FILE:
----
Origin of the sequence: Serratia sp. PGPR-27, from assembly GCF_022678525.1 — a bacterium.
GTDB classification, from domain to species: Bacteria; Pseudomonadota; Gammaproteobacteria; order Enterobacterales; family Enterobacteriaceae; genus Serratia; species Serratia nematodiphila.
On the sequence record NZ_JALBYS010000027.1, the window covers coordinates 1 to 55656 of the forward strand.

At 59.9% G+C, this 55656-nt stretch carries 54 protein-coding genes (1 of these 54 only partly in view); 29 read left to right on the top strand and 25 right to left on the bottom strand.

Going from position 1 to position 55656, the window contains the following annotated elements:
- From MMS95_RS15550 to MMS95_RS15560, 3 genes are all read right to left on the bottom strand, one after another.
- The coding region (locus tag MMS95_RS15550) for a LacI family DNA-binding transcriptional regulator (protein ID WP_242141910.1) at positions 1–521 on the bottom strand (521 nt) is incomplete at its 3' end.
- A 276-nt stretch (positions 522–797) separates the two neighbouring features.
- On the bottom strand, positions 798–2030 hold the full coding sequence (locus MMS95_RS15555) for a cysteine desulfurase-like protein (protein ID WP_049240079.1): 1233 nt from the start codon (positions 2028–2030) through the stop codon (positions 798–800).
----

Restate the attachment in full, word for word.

Origin of the sequence: Serratia sp. PGPR-27, from assembly GCF_022678525.1 — a bacterium.
GTDB classification, from domain to species: Bacteria; Pseudomonadota; Gammaproteobacteria; order Enterobacterales; family Enterobacteriaceae; genus Serratia; species Serratia nematodiphila.
On the sequence record NZ_JALBYS010000027.1, the window covers coordinates 1 to 55656 of the forward strand.

At 59.9% G+C, this 55656-nt stretch carries 54 protein-coding genes (1 of these 54 only partly in view); 29 read left to right on the top strand and 25 right to left on the bottom strand.

Going from position 1 to position 55656, the window contains the following annotated elements:
- From MMS95_RS15550 to MMS95_RS15560, 3 genes are all read right to left on the bottom strand, one after another.
- The coding region (locus tag MMS95_RS15550) for a LacI family DNA-binding transcriptional regulator (protein ID WP_242141910.1) at positions 1–521 on the bottom strand (521 nt) is incomplete at its 3' end.
- A 276-nt stretch (positions 522–797) separates the two neighbouring features.
- On the bottom strand, positions 798–2030 hold the full coding sequence (locus MMS95_RS15555) for a cysteine desulfurase-like protein (protein ID WP_049240079.1): 1233 nt from the start codon (positions 2028–2030) through the stop codon (positions 798–800).